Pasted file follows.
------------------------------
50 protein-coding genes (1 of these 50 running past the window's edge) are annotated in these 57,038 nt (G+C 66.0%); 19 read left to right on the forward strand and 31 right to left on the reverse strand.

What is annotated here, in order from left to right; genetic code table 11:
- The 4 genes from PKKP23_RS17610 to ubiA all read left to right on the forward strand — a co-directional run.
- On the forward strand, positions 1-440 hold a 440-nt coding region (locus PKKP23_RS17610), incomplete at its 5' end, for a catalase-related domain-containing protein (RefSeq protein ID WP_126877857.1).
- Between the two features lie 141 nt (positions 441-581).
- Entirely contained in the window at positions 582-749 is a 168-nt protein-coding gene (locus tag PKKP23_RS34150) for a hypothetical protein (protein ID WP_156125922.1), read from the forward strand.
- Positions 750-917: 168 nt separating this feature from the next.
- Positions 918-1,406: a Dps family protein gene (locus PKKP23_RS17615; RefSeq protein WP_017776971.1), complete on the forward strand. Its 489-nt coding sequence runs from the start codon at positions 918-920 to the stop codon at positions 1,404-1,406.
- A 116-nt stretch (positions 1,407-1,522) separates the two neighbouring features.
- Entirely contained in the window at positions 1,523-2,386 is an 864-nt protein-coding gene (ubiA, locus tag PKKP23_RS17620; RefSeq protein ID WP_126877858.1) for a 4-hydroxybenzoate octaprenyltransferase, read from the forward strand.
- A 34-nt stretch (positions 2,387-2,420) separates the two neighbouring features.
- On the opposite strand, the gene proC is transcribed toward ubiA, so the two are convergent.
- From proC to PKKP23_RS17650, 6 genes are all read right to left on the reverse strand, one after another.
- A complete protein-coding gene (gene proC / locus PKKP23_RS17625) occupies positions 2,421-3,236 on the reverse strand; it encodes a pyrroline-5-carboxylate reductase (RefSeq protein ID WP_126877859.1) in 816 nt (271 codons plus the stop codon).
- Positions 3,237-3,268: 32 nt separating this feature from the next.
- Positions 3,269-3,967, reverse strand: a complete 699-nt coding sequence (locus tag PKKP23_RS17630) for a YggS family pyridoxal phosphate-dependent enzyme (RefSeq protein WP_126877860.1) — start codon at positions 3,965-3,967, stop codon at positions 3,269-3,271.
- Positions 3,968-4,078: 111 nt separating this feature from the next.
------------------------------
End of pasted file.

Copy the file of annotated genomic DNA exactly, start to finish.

50 protein-coding genes (1 of these 50 running past the window's edge) are annotated in these 57,038 nt (G+C 66.0%); 19 read left to right on the forward strand and 31 right to left on the reverse strand.

What is annotated here, in order from left to right; genetic code table 11:
- The 4 genes from PKKP23_RS17610 to ubiA all read left to right on the forward strand — a co-directional run.
- On the forward strand, positions 1-440 hold a 440-nt coding region (locus PKKP23_RS17610), incomplete at its 5' end, for a catalase-related domain-containing protein (RefSeq protein ID WP_126877857.1).
- Between the two features lie 141 nt (positions 441-581).
- Entirely contained in the window at positions 582-749 is a 168-nt protein-coding gene (locus tag PKKP23_RS34150) for a hypothetical protein (protein ID WP_156125922.1), read from the forward strand.
- Positions 750-917: 168 nt separating this feature from the next.
- Positions 918-1,406: a Dps family protein gene (locus PKKP23_RS17615; RefSeq protein WP_017776971.1), complete on the forward strand. Its 489-nt coding sequence runs from the start codon at positions 918-920 to the stop codon at positions 1,404-1,406.
- A 116-nt stretch (positions 1,407-1,522) separates the two neighbouring features.
- Entirely contained in the window at positions 1,523-2,386 is an 864-nt protein-coding gene (ubiA, locus tag PKKP23_RS17620; RefSeq protein ID WP_126877858.1) for a 4-hydroxybenzoate octaprenyltransferase, read from the forward strand.
- A 34-nt stretch (positions 2,387-2,420) separates the two neighbouring features.
- On the opposite strand, the gene proC is transcribed toward ubiA, so the two are convergent.
- From proC to PKKP23_RS17650, 6 genes are all read right to left on the reverse strand, one after another.
- A complete protein-coding gene (gene proC / locus PKKP23_RS17625) occupies positions 2,421-3,236 on the reverse strand; it encodes a pyrroline-5-carboxylate reductase (RefSeq protein ID WP_126877859.1) in 816 nt (271 codons plus the stop codon).
- Positions 3,237-3,268: 32 nt separating this feature from the next.
- Positions 3,269-3,967, reverse strand: a complete 699-nt coding sequence (locus tag PKKP23_RS17630) for a YggS family pyridoxal phosphate-dependent enzyme (RefSeq protein WP_126877860.1) — start codon at positions 3,965-3,967, stop codon at positions 3,269-3,271.
- Positions 3,968-4,078: 111 nt separating this feature from the next.